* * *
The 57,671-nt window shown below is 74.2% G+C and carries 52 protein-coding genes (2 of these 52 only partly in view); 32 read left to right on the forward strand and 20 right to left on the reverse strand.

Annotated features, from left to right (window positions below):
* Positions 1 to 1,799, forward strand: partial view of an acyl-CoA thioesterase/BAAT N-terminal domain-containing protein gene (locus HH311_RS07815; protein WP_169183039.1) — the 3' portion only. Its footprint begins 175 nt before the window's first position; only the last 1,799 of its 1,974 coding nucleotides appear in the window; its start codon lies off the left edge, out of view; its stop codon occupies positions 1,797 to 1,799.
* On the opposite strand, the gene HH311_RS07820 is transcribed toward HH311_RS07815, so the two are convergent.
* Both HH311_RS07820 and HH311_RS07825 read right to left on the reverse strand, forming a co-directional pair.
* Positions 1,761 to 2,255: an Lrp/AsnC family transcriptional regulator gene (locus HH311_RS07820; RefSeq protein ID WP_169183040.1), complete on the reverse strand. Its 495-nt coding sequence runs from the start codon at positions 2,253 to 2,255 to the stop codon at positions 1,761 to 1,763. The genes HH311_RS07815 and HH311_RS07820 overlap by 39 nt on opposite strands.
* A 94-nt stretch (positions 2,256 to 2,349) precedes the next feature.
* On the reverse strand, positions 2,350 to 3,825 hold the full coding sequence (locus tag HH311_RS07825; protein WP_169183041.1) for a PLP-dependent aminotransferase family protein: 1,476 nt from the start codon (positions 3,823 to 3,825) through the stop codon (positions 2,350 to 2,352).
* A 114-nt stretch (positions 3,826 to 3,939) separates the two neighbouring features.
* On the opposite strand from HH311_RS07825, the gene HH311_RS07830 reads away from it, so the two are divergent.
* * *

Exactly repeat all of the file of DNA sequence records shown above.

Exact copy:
The 57,671-nt window shown below is 74.2% G+C and carries 52 protein-coding genes (2 of these 52 only partly in view); 32 read left to right on the forward strand and 20 right to left on the reverse strand.

Annotated features, from left to right (window positions below):
* Positions 1 to 1,799, forward strand: partial view of an acyl-CoA thioesterase/BAAT N-terminal domain-containing protein gene (locus HH311_RS07815; protein WP_169183039.1) — the 3' portion only. Its footprint begins 175 nt before the window's first position; only the last 1,799 of its 1,974 coding nucleotides appear in the window; its start codon lies off the left edge, out of view; its stop codon occupies positions 1,797 to 1,799.
* On the opposite strand, the gene HH311_RS07820 is transcribed toward HH311_RS07815, so the two are convergent.
* Both HH311_RS07820 and HH311_RS07825 read right to left on the reverse strand, forming a co-directional pair.
* Positions 1,761 to 2,255: an Lrp/AsnC family transcriptional regulator gene (locus HH311_RS07820; RefSeq protein ID WP_169183040.1), complete on the reverse strand. Its 495-nt coding sequence runs from the start codon at positions 2,253 to 2,255 to the stop codon at positions 1,761 to 1,763. The genes HH311_RS07815 and HH311_RS07820 overlap by 39 nt on opposite strands.
* A 94-nt stretch (positions 2,256 to 2,349) precedes the next feature.
* On the reverse strand, positions 2,350 to 3,825 hold the full coding sequence (locus tag HH311_RS07825; protein WP_169183041.1) for a PLP-dependent aminotransferase family protein: 1,476 nt from the start codon (positions 3,823 to 3,825) through the stop codon (positions 2,350 to 2,352).
* A 114-nt stretch (positions 3,826 to 3,939) separates the two neighbouring features.
* On the opposite strand from HH311_RS07825, the gene HH311_RS07830 reads away from it, so the two are divergent.